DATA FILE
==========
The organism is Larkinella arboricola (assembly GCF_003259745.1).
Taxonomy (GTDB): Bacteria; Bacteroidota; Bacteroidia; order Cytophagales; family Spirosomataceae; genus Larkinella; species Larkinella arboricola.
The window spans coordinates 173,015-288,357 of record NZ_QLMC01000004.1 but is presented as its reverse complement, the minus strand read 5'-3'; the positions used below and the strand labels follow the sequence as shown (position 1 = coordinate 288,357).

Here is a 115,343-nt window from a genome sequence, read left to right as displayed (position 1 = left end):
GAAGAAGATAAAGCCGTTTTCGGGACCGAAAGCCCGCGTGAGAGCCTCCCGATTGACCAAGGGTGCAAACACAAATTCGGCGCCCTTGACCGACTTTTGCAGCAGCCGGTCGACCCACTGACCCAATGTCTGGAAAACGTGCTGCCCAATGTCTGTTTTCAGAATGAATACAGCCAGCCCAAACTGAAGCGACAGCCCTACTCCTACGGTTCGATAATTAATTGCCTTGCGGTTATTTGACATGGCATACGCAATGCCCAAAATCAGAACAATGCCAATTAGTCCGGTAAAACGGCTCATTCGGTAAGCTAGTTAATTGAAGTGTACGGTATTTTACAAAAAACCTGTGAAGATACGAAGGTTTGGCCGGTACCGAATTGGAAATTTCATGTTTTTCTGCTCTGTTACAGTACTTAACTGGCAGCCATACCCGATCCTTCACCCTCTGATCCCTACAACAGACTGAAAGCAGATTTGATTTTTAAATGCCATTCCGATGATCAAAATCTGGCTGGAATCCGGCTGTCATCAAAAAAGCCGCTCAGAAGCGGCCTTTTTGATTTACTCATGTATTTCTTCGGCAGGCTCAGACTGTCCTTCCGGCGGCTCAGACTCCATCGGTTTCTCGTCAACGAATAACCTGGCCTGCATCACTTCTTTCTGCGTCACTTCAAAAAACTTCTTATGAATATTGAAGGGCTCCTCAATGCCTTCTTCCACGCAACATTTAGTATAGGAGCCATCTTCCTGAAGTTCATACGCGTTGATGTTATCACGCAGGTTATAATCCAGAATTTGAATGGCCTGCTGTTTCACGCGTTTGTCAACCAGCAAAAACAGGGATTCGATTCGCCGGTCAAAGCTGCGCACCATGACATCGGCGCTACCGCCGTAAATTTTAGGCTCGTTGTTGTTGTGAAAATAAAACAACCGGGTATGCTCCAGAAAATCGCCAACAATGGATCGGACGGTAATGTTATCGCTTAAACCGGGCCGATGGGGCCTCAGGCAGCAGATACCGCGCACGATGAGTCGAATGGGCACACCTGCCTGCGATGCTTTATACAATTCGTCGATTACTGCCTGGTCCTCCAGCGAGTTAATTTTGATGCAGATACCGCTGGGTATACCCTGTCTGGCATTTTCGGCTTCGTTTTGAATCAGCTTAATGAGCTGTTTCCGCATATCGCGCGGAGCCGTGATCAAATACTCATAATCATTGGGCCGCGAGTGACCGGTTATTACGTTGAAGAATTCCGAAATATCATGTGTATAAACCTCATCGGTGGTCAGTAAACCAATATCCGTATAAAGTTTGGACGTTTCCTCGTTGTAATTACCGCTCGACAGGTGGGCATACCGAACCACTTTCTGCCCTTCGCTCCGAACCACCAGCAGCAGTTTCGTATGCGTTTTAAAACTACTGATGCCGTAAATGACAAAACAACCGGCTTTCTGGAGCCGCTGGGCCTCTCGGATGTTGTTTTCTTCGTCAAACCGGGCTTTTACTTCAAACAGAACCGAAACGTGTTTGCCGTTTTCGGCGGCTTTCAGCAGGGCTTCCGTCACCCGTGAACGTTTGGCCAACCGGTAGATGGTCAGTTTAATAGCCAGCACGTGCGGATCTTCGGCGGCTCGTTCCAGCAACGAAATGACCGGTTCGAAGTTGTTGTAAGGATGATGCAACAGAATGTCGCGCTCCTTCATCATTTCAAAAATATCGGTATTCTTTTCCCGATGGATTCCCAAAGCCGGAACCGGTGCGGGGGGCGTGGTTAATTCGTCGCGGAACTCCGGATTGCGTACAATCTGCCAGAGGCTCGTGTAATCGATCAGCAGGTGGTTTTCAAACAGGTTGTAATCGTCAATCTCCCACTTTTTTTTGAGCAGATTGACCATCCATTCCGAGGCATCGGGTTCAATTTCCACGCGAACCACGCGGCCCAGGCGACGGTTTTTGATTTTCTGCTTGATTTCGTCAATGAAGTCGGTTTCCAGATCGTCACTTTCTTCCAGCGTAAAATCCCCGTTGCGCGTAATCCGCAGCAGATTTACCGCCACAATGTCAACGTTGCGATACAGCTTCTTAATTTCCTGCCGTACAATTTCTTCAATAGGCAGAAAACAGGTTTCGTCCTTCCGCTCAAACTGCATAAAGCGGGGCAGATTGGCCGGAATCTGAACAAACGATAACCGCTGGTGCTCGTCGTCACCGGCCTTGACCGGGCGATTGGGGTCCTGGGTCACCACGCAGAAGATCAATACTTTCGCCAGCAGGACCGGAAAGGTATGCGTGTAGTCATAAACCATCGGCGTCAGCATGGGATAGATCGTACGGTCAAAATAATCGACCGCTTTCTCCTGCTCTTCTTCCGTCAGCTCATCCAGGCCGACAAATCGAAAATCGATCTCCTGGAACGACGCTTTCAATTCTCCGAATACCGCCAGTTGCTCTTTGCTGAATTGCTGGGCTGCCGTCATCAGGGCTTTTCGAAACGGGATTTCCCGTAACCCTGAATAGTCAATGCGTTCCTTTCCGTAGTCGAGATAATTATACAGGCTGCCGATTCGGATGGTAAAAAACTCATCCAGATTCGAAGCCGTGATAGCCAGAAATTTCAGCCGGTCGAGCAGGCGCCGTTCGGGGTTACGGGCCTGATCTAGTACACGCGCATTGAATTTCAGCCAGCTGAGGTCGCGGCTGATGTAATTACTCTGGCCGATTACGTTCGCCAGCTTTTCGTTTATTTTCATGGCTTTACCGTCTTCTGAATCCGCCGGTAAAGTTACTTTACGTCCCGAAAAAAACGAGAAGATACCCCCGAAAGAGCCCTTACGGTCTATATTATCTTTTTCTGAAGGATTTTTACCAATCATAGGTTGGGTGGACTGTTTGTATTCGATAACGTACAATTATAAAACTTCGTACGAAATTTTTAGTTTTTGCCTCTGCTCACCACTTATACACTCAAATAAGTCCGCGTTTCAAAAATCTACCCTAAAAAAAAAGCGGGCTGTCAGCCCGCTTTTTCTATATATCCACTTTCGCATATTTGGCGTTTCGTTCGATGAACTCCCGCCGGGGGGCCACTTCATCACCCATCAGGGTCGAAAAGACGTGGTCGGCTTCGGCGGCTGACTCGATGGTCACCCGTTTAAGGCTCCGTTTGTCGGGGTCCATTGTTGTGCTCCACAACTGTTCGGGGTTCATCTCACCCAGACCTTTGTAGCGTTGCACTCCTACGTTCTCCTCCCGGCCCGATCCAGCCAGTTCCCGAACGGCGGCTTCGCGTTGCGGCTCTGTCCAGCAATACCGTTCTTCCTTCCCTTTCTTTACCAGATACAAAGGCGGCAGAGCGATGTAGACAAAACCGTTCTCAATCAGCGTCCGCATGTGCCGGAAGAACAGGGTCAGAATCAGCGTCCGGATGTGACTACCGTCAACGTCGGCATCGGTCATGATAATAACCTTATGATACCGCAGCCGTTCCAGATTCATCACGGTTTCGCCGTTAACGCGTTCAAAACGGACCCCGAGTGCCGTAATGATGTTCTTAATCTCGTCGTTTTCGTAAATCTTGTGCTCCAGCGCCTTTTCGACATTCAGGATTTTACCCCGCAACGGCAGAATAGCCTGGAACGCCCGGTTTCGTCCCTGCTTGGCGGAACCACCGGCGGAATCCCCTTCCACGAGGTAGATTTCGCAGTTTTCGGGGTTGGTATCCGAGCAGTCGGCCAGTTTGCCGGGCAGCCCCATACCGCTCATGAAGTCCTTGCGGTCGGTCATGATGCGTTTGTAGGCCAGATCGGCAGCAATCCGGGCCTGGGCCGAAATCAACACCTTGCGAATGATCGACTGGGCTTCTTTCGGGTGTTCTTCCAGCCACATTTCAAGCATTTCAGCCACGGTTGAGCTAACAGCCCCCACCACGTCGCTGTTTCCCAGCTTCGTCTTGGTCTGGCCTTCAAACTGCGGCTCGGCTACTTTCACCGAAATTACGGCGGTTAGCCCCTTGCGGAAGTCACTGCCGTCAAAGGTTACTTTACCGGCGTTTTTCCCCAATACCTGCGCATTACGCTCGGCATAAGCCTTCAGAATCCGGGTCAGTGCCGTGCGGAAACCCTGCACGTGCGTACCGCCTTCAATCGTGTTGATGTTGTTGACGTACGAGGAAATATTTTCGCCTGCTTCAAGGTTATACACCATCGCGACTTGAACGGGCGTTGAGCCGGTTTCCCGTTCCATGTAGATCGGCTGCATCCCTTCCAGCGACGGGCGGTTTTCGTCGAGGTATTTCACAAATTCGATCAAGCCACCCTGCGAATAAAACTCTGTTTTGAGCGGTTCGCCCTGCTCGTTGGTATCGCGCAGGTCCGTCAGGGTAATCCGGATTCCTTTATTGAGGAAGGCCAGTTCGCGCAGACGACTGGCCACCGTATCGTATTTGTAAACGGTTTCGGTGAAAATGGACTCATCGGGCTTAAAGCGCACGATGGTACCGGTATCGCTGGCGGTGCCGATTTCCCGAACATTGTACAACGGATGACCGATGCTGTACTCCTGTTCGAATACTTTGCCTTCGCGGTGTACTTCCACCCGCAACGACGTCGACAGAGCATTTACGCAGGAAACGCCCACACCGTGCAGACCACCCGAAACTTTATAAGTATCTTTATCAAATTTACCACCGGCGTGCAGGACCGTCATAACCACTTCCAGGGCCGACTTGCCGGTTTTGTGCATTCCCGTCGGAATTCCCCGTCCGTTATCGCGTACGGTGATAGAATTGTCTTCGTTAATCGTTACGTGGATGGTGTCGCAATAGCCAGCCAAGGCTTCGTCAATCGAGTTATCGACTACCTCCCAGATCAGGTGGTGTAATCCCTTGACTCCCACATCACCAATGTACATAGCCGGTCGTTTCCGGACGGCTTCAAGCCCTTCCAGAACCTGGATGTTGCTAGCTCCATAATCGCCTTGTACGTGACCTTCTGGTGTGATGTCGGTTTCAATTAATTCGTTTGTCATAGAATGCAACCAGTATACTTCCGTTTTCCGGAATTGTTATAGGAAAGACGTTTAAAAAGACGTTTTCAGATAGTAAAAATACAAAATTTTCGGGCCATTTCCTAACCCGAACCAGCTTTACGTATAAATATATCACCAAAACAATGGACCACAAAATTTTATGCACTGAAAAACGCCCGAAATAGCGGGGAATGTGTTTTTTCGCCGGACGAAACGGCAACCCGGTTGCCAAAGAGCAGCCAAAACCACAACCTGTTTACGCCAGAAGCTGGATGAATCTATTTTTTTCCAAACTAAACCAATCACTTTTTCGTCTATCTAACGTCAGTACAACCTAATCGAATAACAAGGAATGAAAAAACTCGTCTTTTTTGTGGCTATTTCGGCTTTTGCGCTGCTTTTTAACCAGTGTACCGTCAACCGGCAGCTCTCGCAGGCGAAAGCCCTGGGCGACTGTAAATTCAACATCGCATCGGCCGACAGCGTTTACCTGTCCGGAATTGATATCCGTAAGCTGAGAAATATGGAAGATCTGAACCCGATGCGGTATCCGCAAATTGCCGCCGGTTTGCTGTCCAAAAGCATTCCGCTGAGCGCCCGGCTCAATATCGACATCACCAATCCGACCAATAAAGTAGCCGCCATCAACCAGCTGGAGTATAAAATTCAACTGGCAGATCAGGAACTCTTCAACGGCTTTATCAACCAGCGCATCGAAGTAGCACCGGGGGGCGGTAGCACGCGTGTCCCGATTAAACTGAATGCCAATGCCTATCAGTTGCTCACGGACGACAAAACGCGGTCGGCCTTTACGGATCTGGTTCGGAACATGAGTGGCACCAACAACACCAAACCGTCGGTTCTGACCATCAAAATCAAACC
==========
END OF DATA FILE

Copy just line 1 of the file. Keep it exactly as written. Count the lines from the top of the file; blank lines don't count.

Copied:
The organism is Larkinella arboricola (assembly GCF_003259745.1).